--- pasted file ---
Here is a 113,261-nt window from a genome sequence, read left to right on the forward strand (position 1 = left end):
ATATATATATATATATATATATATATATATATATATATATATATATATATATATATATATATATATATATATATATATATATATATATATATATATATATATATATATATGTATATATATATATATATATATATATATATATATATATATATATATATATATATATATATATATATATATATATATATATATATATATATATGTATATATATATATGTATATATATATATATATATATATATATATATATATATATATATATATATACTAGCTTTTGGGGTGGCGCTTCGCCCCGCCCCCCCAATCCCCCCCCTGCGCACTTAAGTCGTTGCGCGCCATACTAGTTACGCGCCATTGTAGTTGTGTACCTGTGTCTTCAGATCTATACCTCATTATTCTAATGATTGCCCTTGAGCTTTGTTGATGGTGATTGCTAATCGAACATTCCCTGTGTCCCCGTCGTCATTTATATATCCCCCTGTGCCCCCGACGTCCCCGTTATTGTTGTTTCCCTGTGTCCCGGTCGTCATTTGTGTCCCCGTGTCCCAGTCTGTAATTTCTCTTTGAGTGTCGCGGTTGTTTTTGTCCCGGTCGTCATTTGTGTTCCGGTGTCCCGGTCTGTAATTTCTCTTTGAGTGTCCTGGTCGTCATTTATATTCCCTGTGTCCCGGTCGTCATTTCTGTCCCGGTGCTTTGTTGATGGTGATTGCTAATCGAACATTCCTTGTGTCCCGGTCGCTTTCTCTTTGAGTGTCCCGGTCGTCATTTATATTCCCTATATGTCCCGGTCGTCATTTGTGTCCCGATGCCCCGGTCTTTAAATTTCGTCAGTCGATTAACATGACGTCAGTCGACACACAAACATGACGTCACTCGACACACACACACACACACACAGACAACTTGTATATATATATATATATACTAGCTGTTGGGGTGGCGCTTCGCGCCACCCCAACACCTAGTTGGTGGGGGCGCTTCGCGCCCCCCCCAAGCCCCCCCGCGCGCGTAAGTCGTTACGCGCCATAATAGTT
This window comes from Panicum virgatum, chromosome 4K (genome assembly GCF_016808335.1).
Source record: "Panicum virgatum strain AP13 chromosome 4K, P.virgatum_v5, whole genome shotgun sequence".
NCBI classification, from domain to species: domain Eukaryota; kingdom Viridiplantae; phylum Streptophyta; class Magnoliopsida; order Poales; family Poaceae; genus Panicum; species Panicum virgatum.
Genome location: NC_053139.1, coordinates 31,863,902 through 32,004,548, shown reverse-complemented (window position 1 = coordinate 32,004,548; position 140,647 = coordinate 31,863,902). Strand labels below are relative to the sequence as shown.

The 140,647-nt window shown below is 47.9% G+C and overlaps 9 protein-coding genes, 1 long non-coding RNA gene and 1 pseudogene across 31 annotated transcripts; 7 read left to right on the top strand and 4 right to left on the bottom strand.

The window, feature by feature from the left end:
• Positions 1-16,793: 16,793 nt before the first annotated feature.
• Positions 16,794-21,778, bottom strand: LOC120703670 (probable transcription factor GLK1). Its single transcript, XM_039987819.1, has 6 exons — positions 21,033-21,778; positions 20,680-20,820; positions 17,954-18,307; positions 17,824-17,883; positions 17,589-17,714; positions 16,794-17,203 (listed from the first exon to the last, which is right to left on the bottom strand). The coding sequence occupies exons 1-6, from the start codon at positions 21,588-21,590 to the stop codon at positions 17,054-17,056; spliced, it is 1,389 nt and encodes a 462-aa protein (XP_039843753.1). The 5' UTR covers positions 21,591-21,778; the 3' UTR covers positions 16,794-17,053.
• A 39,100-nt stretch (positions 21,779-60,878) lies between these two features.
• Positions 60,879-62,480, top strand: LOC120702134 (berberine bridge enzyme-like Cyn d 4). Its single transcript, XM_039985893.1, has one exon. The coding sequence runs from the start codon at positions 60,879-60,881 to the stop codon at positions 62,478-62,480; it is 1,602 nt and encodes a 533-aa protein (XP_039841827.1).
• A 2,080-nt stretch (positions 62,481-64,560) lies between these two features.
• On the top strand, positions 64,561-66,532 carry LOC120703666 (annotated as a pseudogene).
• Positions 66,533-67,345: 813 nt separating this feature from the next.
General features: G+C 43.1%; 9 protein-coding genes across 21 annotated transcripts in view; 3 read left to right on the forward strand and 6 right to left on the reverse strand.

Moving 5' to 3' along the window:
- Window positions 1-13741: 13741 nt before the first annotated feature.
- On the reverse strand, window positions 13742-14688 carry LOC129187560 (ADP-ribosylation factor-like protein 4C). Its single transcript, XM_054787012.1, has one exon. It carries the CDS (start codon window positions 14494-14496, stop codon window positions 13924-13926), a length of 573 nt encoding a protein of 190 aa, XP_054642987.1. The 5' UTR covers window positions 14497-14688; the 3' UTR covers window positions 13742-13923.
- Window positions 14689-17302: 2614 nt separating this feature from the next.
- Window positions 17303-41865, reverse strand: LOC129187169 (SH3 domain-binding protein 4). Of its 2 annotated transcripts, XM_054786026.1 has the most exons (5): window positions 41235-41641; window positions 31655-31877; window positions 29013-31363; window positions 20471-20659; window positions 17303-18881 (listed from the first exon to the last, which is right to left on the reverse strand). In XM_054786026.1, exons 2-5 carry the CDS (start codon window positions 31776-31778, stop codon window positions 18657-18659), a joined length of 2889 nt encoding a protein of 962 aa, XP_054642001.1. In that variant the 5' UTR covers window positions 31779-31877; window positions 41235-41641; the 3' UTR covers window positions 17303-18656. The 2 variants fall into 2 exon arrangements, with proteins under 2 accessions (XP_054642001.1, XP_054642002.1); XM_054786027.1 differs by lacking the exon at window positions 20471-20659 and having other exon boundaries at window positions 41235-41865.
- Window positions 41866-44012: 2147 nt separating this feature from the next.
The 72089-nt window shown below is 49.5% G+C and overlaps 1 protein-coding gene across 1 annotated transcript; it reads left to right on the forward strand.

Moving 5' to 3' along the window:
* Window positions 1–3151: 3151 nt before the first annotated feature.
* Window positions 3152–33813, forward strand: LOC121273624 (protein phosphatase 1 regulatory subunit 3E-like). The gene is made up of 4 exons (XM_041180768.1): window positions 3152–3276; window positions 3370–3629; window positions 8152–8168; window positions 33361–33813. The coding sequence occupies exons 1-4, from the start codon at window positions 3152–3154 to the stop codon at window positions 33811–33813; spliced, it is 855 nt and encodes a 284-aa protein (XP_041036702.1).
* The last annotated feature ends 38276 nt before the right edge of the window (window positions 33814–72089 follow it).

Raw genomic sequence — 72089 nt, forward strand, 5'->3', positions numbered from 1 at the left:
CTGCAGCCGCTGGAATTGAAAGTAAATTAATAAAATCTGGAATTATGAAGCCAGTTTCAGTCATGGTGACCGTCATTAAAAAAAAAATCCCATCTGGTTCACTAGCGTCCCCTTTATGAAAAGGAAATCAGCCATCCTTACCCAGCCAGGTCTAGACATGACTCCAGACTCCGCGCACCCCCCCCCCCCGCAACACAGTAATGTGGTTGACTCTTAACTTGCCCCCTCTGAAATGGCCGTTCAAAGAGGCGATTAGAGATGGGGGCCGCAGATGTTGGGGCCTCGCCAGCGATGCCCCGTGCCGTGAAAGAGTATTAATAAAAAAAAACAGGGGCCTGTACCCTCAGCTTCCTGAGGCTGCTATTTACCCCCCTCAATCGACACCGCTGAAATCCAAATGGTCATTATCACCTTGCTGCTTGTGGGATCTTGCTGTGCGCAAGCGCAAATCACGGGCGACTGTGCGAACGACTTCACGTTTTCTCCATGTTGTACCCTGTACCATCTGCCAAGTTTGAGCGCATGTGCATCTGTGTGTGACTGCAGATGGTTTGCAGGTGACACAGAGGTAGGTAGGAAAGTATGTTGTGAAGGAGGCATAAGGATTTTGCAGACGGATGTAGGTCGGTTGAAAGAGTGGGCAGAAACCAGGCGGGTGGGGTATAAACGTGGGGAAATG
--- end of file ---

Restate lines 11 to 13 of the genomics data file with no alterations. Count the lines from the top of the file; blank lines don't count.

• A 39,100-nt stretch (positions 21,779-60,878) lies between these two features.
• Positions 60,879-62,480, top strand: LOC120702134 (berberine bridge enzyme-like Cyn d 4). Its single transcript, XM_039985893.1, has one exon. The coding sequence runs from the start codon at positions 60,879-60,881 to the stop codon at positions 62,478-62,480; it is 1,602 nt and encodes a 533-aa protein (XP_039841827.1).
• A 2,080-nt stretch (positions 62,481-64,560) lies between these two features.